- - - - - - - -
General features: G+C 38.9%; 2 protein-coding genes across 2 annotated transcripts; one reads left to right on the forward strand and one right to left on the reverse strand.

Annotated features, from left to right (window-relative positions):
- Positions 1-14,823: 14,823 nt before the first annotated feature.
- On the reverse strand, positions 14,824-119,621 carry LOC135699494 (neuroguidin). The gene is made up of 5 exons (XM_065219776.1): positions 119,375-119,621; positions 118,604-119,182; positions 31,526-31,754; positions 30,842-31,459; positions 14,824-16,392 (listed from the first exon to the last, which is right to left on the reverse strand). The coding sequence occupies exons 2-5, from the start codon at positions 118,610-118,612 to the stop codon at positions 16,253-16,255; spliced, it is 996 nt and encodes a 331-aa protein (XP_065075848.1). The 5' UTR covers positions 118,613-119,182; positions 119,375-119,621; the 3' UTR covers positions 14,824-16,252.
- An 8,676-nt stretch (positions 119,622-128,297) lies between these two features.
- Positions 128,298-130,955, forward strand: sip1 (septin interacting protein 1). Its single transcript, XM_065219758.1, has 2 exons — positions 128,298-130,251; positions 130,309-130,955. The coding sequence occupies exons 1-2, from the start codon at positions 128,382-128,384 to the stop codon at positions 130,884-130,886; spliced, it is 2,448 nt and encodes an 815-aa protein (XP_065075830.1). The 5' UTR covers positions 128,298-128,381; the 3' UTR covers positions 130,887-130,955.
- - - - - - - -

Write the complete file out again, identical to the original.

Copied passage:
General features: G+C 38.9%; 2 protein-coding genes across 2 annotated transcripts; one reads left to right on the forward strand and one right to left on the reverse strand.

Annotated features, from left to right (window-relative positions):
- Positions 1-14,823: 14,823 nt before the first annotated feature.
- On the reverse strand, positions 14,824-119,621 carry LOC135699494 (neuroguidin). The gene is made up of 5 exons (XM_065219776.1): positions 119,375-119,621; positions 118,604-119,182; positions 31,526-31,754; positions 30,842-31,459; positions 14,824-16,392 (listed from the first exon to the last, which is right to left on the reverse strand). The coding sequence occupies exons 2-5, from the start codon at positions 118,610-118,612 to the stop codon at positions 16,253-16,255; spliced, it is 996 nt and encodes a 331-aa protein (XP_065075848.1). The 5' UTR covers positions 118,613-119,182; positions 119,375-119,621; the 3' UTR covers positions 14,824-16,252.
- An 8,676-nt stretch (positions 119,622-128,297) lies between these two features.
- Positions 128,298-130,955, forward strand: sip1 (septin interacting protein 1). Its single transcript, XM_065219758.1, has 2 exons — positions 128,298-130,251; positions 130,309-130,955. The coding sequence occupies exons 1-2, from the start codon at positions 128,382-128,384 to the stop codon at positions 130,884-130,886; spliced, it is 2,448 nt and encodes an 815-aa protein (XP_065075830.1). The 5' UTR covers positions 128,298-128,381; the 3' UTR covers positions 130,887-130,955.